I saw it on the ground when, as a re­port­er, I went out on raids in the Sunni Tri­angle in Janu­ary 2004 with the 4th In­fantry Di­vi­sion, which was com­manded by Ray Odi­erno, cur­rently the Army chief of staff. On the flim­si­est of in­tel­li­gence, Amer­ic­an sol­diers who had been trained only for tra­di­tion­al war and not for coun­ter­insur­gency would in­vade Ir­aqi homes, shov­ing all the males to the floor, flexi-cuff­ing them and duct-tap­ing their mouths shut, over­turn beds, dump out draw­ers, and con­fis­cate whatever they pleased. Most sus­pects would later be re­leased for lack of evid­ence, but that didn’t mat­ter much to the sol­diers, whose form of ad­dress to de­tain­ees of­ten began, “Shut the fuck up” and who were rarely dis­cip­lined for their ac­tions. The un­spoken rule at the time was that all Ir­aqis, at least the males, were guilty un­til proven in­no­cent. “I usu­ally just round up all the mil­it­ary-age men,” one pla­toon lead­er, Army Lt. Ben Tom­lin­son, told me cas­u­ally as I fol­lowed him in­to an Ir­aqi house at 3 a.m. I re­mem­ber rid­ing back to base with one of those flexi-cuffed Ir­aqis sit­ting next to me in a Brad­ley. His nose was bleed­ing pro­fusely and he was cry­ing. Many of them later ended up in Abu Ghraib, or dead.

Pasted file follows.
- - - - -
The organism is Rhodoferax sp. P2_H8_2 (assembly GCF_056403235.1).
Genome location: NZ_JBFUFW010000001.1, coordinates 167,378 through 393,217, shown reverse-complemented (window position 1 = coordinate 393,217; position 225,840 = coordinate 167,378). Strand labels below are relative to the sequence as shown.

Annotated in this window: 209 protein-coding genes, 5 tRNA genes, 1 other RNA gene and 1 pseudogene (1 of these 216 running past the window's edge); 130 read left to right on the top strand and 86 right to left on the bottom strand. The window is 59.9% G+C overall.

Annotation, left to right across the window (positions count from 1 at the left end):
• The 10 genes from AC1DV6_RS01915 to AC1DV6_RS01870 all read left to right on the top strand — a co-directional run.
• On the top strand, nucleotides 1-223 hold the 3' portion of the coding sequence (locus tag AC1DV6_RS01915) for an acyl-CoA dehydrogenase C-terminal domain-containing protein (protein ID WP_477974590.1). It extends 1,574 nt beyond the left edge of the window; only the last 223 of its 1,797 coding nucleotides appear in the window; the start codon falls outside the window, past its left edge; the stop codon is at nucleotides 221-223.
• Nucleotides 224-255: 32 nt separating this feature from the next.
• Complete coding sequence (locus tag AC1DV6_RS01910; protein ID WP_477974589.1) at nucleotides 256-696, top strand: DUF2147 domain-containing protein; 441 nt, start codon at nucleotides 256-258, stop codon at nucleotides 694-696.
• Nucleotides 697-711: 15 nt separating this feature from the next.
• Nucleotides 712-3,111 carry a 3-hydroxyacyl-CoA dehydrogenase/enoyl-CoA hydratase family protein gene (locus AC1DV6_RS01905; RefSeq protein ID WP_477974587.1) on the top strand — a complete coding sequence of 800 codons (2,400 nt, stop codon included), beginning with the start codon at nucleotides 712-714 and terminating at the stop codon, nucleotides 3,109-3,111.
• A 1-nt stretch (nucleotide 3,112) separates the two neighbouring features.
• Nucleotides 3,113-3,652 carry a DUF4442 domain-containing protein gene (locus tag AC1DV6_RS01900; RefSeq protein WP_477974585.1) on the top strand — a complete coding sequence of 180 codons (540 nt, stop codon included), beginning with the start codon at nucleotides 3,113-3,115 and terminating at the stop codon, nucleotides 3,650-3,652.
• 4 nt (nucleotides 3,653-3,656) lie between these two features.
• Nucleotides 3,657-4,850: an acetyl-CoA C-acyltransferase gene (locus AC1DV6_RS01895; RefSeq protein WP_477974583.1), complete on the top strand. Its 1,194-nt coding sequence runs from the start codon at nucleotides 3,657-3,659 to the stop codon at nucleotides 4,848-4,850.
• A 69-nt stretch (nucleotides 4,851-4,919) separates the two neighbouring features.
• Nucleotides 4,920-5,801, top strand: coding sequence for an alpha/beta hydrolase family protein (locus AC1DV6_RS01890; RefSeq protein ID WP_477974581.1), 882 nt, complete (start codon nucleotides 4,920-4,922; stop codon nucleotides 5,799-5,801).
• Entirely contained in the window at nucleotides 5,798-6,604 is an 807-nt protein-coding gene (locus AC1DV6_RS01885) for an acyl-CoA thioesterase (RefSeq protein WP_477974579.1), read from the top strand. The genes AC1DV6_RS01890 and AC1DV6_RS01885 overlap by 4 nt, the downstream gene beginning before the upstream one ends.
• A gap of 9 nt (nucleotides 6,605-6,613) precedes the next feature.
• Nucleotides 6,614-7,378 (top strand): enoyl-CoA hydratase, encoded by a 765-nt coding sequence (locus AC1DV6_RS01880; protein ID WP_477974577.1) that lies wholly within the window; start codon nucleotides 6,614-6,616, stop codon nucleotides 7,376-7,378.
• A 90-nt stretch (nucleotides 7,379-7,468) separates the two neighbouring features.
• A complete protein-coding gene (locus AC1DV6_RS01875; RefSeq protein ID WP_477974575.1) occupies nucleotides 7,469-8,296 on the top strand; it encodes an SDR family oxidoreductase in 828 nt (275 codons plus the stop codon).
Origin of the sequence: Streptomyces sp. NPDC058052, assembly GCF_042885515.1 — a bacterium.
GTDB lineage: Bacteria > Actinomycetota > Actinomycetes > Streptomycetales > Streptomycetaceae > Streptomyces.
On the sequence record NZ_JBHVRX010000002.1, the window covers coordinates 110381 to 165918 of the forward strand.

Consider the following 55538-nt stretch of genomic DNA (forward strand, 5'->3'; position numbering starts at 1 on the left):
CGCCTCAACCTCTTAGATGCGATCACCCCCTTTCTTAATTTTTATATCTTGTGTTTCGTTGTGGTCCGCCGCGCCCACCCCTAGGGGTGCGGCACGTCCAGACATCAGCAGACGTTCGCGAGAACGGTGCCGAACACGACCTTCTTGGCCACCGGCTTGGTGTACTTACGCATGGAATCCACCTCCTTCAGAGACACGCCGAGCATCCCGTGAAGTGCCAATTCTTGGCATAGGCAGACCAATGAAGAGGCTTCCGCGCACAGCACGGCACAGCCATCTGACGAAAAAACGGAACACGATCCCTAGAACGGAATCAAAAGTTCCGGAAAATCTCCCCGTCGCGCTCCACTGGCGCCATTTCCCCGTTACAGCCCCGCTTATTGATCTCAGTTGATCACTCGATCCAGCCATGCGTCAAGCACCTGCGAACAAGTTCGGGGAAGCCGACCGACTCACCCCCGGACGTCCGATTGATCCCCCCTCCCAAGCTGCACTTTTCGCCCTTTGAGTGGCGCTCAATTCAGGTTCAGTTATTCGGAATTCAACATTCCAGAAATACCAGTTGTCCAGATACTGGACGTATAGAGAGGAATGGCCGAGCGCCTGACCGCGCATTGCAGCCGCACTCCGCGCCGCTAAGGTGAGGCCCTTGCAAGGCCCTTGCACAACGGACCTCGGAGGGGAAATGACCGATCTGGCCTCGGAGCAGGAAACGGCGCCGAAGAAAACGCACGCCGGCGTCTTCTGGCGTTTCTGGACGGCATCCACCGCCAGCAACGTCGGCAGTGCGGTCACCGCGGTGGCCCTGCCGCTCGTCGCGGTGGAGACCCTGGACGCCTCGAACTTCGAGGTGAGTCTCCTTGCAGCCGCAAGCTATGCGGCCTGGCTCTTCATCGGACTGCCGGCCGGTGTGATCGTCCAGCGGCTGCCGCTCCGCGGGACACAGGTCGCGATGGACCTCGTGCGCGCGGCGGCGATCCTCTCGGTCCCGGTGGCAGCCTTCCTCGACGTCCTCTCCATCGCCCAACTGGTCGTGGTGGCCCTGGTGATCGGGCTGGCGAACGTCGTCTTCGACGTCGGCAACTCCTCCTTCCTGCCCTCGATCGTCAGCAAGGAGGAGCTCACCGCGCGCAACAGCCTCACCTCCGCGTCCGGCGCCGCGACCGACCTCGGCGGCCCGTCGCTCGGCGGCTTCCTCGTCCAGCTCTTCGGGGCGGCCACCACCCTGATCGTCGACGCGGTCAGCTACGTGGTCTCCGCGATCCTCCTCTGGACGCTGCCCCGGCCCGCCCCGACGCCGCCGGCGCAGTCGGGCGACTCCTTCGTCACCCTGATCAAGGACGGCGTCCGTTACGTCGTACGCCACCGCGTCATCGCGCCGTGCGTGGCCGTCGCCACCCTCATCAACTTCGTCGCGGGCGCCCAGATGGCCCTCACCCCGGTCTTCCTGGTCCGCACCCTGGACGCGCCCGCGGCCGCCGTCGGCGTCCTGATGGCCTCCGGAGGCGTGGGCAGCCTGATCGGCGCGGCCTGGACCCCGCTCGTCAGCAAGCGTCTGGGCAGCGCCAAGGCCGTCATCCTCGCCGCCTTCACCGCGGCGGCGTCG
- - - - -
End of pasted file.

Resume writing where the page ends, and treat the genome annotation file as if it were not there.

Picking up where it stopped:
Privately con­trac­ted firms like Black­wa­ter were even worse, as evid­enced by the no­tori­ous in­cid­ent in 2006 when Black­wa­ter guards killed between 10 and 20 Ir­aqis at a traffic stop, in­clud­ing a wo­man and a child. As with most such cases — in­clud­ing the hor­rif­ic one in Afgh­anistan in 2012 when Sgt. Robert Bales slaughtered 16 Afghan chil­dren, wo­men and men — the sus­pect was whisked out of the coun­try and faced of­ten mild justice in the U.S.

For a dec­ade now, cit­izens of those coun­tries have felt no sense of sat­is­fac­tion, as an Afghan at­tend­ing Bales’ tri­al in Wash­ing­ton state last sum­mer, Haji Mo­hammed Wazir, told The New York Times after Bales was sen­tenced to life in pris­on. “We came all the way to the U.S. to get justice,” said Wazir, who lost 11 mem­bers of his fam­ily in the mas­sacre. “We didn’t get that.” The Afghans, like the Ir­aqis, were nev­er part of the leg­al pro­cess.

And you still won­der why the Ir­aqi in­sur­gents and Afghan Taliban have an end­less sup­ply of re­cruits?

I don’t want to over­state the com­par­is­on between a some­times bru­tal but still largely jus­ti­fied coun­ter­insur­gency cam­paign today and a sys­tem of slavery 150 years ago that had no re­deem­ing qual­it­ies at all. But Amer­ic­ans ought to at least un­der­stand what we have done abroad. In Ir­aq es­pe­cially, what many Amer­ic­ans were told was an ef­fort at build­ing a “mod­el” demo­cracy was in fact, to Ir­aqis, a place that was every bit as bad as the Sad­dam era. Names like Black­wa­ter and Dyn­corp be­came, to Ir­aqis, syn­onyms for a lack of any ac­count­ab­il­ity in their own coun­try. Ir­aq and Afgh­anistan both be­came places where ini­tial hope­ful­ness after the Amer­ic­an in­va­sions turned in­to something far more night­mar­ish, places ima­gined hitherto only by George Or­well and Ar­thur Koes­t­ler. And something like the ante­bel­lum South por­trayed in “12 Years A Slave.”

When will we learn?